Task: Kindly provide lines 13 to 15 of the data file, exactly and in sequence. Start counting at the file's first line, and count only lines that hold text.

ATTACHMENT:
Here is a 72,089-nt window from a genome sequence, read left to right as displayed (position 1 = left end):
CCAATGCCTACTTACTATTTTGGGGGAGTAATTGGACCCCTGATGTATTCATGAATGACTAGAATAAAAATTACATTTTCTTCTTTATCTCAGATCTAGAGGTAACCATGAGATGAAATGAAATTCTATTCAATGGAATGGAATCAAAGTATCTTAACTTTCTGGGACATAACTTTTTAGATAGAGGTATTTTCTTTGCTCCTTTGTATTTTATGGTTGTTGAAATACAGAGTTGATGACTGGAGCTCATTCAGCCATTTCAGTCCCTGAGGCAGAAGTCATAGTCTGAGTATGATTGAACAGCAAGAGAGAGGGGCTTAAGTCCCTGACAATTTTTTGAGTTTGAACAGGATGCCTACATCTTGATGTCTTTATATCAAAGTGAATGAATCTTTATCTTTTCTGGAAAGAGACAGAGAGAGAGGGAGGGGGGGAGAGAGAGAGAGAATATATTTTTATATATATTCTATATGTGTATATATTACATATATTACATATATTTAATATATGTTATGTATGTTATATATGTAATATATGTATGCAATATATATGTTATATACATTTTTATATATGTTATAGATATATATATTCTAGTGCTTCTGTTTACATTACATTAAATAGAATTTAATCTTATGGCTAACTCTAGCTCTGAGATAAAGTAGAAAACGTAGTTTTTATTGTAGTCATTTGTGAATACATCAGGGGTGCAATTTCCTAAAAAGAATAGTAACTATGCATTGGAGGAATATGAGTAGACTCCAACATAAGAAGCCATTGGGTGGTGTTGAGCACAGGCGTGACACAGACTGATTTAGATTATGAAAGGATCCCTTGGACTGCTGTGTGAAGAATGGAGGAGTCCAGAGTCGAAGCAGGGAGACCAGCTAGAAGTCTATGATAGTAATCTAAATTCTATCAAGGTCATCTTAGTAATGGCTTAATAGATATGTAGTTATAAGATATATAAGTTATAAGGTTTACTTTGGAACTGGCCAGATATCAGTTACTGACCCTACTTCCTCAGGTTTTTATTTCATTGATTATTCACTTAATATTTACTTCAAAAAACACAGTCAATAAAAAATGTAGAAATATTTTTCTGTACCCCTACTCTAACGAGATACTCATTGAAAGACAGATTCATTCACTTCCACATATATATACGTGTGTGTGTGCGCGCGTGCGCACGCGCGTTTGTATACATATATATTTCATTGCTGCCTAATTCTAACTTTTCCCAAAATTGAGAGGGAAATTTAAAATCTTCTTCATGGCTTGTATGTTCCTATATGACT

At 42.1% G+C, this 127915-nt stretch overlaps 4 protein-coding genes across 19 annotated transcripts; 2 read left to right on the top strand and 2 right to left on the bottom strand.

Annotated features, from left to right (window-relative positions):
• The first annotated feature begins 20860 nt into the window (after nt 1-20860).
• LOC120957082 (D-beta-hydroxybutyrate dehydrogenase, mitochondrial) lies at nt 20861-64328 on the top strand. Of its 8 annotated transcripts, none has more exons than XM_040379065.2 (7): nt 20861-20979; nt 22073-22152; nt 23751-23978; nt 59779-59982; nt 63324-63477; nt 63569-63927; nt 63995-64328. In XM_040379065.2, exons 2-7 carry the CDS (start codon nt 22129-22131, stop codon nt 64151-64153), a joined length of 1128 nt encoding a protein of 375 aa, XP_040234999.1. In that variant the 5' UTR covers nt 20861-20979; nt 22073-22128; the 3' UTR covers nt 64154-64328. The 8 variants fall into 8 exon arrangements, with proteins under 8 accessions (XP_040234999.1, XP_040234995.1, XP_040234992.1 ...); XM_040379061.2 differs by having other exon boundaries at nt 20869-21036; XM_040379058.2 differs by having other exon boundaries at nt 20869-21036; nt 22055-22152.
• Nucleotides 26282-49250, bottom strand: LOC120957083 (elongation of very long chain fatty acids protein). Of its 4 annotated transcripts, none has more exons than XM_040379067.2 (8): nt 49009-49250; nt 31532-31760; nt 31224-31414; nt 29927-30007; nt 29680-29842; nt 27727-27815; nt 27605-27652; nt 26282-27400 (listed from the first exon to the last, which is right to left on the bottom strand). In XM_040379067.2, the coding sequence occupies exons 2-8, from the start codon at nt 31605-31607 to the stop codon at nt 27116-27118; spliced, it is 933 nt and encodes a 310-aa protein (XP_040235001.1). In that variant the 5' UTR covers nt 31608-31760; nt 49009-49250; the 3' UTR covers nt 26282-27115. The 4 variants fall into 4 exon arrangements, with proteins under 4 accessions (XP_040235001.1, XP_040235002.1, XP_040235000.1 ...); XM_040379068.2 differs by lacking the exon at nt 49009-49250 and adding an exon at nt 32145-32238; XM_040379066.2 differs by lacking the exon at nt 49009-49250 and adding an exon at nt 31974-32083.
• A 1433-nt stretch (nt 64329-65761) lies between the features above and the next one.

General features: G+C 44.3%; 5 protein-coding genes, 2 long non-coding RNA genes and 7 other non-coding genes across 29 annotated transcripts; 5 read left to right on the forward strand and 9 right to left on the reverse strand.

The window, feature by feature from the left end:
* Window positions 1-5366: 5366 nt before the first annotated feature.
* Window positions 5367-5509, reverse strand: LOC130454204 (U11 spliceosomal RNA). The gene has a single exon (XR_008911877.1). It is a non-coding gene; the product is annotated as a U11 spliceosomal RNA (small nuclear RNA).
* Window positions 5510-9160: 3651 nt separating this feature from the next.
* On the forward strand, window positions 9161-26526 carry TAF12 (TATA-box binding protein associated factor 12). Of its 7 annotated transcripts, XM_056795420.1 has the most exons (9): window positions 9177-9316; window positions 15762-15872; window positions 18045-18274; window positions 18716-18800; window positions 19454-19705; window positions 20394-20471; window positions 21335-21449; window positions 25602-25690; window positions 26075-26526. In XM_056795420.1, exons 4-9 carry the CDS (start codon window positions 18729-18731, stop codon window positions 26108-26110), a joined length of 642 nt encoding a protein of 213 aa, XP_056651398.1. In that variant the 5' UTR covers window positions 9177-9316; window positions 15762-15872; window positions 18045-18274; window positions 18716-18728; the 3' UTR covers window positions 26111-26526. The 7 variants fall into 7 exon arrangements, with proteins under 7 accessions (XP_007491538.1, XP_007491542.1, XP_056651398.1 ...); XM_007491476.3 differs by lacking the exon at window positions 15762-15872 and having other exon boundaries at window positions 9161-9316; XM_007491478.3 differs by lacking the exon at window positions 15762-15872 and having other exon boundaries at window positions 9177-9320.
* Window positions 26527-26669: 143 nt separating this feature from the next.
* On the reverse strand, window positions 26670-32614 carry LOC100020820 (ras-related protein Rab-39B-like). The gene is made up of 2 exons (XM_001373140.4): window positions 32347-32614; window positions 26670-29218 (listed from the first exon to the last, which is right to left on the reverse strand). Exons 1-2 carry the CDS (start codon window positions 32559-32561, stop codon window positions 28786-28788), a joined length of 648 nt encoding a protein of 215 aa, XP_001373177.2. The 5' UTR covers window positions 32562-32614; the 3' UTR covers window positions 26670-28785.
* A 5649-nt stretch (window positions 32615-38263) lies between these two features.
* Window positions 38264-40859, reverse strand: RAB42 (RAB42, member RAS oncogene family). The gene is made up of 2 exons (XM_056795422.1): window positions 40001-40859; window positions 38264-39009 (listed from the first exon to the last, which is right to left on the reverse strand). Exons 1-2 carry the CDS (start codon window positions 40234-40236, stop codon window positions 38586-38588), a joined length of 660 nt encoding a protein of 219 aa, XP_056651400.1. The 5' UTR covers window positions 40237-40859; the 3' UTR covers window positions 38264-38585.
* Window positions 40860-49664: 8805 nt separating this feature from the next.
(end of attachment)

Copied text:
* Window positions 5510-9160: 3651 nt separating this feature from the next.
* On the forward strand, window positions 9161-26526 carry TAF12 (TATA-box binding protein associated factor 12). Of its 7 annotated transcripts, XM_056795420.1 has the most exons (9): window positions 9177-9316; window positions 15762-15872; window positions 18045-18274; window positions 18716-18800; window positions 19454-19705; window positions 20394-20471; window positions 21335-21449; window positions 25602-25690; window positions 26075-26526. In XM_056795420.1, exons 4-9 carry the CDS (start codon window positions 18729-18731, stop codon window positions 26108-26110), a joined length of 642 nt encoding a protein of 213 aa, XP_056651398.1. In that variant the 5' UTR covers window positions 9177-9316; window positions 15762-15872; window positions 18045-18274; window positions 18716-18728; the 3' UTR covers window positions 26111-26526. The 7 variants fall into 7 exon arrangements, with proteins under 7 accessions (XP_007491538.1, XP_007491542.1, XP_056651398.1 ...); XM_007491476.3 differs by lacking the exon at window positions 15762-15872 and having other exon boundaries at window positions 9161-9316; XM_007491478.3 differs by lacking the exon at window positions 15762-15872 and having other exon boundaries at window positions 9177-9320.
* Window positions 26527-26669: 143 nt separating this feature from the next.